But the long-ruling coalition was unexpectedly voted out last month by an electorate alienated by allegations of corruption and rising living costs.
Critics have said that many agreements lacked transparency, fueling suspicions they were struck in exchange for help to pay off debts from the financial scandal which ultimately helped bring down Najib’s regime.
The new government, led by political heavyweight Mahathir Mohammed, has pledged to review Chinese deals seen as dubious, calling into question Malaysia’s status as one of Beijing’s most cooperative partners in its infrastructure push.
China launched its initiative to revive ancient Silk Road trading routes with a global network of ports, roads and railways — dubbed “One Belt, One Road” — in 2013.
Malaysia and Beijing ally Cambodia were seen as bright spots in Southeast Asia, with projects in other countries often facing problems, from land acquisition to drawn-out negotiations with governments.
“Malaysia under Najib moved quickly to approve and implement projects,” Murray Hiebert, a senior associate from think-tank the Center for Strategic and International Studies, told AFP.
Chinese foreign direct investment into Malaysia stood at just 0.8 percent of total net FDI inflows in 2008, but that figure had risen to 14.4 percent by 2016, according to a study from Singapore’s ISEAS-Yusof Ishak Institute.
However, Hiebert said it was “widely assumed” that Malaysia was striking quick deals with China in the hope of getting help to cover debts from sovereign wealth fund 1MDB.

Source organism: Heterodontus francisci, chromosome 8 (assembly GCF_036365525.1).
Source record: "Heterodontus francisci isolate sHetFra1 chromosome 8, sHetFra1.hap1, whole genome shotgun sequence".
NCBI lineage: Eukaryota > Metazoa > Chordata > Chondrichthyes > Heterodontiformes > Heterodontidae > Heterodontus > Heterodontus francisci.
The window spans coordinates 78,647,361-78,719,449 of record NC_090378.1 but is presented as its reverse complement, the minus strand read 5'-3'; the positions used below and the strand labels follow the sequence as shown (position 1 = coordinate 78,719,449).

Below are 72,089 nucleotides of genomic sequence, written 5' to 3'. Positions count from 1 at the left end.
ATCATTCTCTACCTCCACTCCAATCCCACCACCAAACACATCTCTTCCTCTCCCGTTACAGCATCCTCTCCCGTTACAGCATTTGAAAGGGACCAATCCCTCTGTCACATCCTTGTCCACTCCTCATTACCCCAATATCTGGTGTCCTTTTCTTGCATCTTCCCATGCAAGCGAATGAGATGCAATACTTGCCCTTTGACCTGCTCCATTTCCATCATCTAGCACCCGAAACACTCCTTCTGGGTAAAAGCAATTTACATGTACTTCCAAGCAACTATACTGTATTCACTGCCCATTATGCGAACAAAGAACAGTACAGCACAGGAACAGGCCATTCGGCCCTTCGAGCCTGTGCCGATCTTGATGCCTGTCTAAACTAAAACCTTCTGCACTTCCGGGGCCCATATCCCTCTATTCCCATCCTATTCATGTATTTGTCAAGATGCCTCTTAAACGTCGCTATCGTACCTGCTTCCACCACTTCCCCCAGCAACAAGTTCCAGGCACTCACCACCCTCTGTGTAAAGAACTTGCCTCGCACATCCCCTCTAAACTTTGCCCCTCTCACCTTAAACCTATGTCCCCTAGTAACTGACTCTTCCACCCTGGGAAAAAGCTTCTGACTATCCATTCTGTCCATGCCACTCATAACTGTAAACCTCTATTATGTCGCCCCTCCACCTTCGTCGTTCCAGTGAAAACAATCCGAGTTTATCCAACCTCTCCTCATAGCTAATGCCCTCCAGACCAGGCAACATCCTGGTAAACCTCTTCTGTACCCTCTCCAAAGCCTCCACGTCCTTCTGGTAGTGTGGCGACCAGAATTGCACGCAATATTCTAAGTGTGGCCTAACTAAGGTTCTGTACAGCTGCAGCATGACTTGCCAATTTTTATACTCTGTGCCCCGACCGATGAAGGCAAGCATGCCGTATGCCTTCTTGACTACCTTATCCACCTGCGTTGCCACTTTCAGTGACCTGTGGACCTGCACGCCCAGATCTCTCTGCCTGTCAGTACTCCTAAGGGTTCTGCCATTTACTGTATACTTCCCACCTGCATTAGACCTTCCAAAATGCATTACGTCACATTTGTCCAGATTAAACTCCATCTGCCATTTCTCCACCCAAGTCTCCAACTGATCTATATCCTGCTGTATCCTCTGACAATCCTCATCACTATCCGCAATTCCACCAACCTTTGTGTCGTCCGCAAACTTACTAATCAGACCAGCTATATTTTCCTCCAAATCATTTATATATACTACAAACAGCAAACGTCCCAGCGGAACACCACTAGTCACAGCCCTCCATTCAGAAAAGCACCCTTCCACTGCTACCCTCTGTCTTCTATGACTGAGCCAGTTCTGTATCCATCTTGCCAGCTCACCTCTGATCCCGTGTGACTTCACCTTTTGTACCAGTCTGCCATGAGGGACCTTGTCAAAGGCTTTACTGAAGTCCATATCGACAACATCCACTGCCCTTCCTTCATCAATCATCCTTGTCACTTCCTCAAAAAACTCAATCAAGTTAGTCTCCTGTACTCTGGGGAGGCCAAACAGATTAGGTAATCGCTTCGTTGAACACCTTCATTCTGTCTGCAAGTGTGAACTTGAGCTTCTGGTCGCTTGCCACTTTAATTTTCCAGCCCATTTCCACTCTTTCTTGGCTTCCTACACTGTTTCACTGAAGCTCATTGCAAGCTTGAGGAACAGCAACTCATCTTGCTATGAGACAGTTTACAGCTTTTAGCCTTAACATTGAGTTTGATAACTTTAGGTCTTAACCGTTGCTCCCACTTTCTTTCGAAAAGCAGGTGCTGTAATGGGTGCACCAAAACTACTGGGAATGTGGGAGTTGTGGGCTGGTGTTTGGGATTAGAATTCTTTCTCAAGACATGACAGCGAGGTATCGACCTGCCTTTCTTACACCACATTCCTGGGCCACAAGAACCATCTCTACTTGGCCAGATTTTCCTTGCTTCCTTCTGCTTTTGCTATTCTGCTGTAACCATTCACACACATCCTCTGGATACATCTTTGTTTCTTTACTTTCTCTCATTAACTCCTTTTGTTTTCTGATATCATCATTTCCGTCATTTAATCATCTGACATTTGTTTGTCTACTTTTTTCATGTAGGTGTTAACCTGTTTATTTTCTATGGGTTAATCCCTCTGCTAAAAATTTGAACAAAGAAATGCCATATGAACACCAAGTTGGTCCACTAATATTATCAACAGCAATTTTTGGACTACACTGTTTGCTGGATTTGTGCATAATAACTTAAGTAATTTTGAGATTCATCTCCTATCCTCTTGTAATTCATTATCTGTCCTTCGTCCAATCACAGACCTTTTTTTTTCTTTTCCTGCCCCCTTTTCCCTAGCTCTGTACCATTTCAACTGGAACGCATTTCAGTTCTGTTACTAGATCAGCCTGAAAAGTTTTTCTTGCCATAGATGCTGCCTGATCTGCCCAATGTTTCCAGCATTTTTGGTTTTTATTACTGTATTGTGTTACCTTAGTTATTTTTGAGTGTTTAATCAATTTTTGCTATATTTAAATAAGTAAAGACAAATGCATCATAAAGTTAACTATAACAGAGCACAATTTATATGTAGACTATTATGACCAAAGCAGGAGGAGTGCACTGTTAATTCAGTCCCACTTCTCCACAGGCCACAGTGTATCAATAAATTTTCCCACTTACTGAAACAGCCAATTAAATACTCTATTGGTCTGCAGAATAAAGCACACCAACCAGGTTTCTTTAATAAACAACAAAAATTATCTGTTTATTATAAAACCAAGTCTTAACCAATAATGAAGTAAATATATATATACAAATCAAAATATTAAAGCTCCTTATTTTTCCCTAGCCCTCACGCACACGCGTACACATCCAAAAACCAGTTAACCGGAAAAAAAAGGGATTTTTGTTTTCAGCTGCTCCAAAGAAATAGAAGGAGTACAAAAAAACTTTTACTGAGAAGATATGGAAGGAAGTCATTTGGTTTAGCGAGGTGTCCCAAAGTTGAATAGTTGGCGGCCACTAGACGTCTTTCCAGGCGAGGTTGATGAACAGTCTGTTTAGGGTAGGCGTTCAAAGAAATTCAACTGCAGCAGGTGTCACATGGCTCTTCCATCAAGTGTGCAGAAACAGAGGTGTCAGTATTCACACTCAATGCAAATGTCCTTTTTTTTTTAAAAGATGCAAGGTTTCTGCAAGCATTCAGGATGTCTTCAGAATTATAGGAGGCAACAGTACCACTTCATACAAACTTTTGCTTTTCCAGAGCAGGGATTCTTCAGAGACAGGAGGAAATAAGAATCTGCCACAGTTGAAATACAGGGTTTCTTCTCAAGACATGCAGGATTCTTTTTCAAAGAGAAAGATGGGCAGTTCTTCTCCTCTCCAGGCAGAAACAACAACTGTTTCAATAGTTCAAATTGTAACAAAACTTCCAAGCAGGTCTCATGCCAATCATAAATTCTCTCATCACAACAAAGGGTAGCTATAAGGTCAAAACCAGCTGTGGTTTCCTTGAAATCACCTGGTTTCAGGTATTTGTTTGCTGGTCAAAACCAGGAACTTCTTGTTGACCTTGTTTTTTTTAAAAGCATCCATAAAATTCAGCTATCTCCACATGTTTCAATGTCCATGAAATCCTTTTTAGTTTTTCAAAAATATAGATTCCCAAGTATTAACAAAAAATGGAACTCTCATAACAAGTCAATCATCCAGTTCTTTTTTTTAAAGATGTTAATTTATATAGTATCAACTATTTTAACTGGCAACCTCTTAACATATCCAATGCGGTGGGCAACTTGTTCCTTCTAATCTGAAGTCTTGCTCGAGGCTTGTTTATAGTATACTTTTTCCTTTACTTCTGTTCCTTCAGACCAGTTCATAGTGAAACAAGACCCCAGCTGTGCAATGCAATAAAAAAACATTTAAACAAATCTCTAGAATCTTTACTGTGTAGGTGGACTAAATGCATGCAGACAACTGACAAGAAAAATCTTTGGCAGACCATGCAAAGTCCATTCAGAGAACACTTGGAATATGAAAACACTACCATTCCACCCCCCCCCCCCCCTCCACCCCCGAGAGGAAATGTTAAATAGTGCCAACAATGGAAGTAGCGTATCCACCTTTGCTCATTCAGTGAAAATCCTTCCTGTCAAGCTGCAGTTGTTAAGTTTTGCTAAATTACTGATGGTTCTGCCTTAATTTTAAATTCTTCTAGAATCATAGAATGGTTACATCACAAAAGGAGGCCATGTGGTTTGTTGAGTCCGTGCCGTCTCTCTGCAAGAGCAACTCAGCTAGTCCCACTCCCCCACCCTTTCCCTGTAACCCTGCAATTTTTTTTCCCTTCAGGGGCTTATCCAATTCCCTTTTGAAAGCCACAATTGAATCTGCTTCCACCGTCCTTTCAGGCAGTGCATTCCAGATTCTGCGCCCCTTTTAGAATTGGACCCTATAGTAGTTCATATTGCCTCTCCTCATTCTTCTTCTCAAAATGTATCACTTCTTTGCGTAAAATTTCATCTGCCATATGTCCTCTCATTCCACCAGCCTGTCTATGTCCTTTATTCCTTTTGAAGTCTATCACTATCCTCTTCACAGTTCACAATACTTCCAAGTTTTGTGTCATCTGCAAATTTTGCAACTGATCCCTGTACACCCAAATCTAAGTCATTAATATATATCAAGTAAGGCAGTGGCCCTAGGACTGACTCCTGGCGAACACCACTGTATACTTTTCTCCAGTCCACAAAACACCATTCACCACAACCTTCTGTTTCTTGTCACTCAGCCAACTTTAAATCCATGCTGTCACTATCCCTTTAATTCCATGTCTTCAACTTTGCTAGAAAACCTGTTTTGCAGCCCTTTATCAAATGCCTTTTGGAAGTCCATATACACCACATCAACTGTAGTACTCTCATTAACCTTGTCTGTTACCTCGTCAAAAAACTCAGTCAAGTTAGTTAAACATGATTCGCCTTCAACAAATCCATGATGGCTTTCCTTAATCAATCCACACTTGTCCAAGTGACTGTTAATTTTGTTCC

Najib and his associates were accused of stealing huge sums of public money from the investment vehicle in a massive fraud. Public disgust at the allegations — denied by Najib and 1MDB — helped topple his government.
Malaysia’s first change of government in six decades has left Najib facing a potential jail term.
New Prime Minister Mahathir Mohamad has announced a planned high-speed rail link between Kuala Lumpur and neighboring Singapore will not go ahead as he seeks to reduce the country’s huge national debt.
The project was in its early stages and had not yet received any Chinese funding as part of “One Belt, One Road.” But Chinese companies were favorites to build part of the line, which would have constituted a link in a high-speed route from China’s Yunnan province to trading hub Singapore, along which Chinese goods could have been transported for export.
Work has already started in Malaysia on another line seen as part of that route, with Chinese funding — the $14-billion East Coast Rail Link, running from close to the Thai border to a port near Kuala Lumpur.
Mahathir has said that agreement is now being renegotiated.
Other Chinese-funded initiatives include a deep-sea port in Malacca, near important shipping routes, and an enormous industrial park.
It is not clear yet which projects will be amended but experts believe axing some will be positive.
Alex Holmes, Asia economist for Capital Economics, backed canceling some initiatives, citing “Malaysia’s weak fiscal position and that some of the projects are of dubious economic value.”
The Chinese foreign ministry did not respond to request for comment.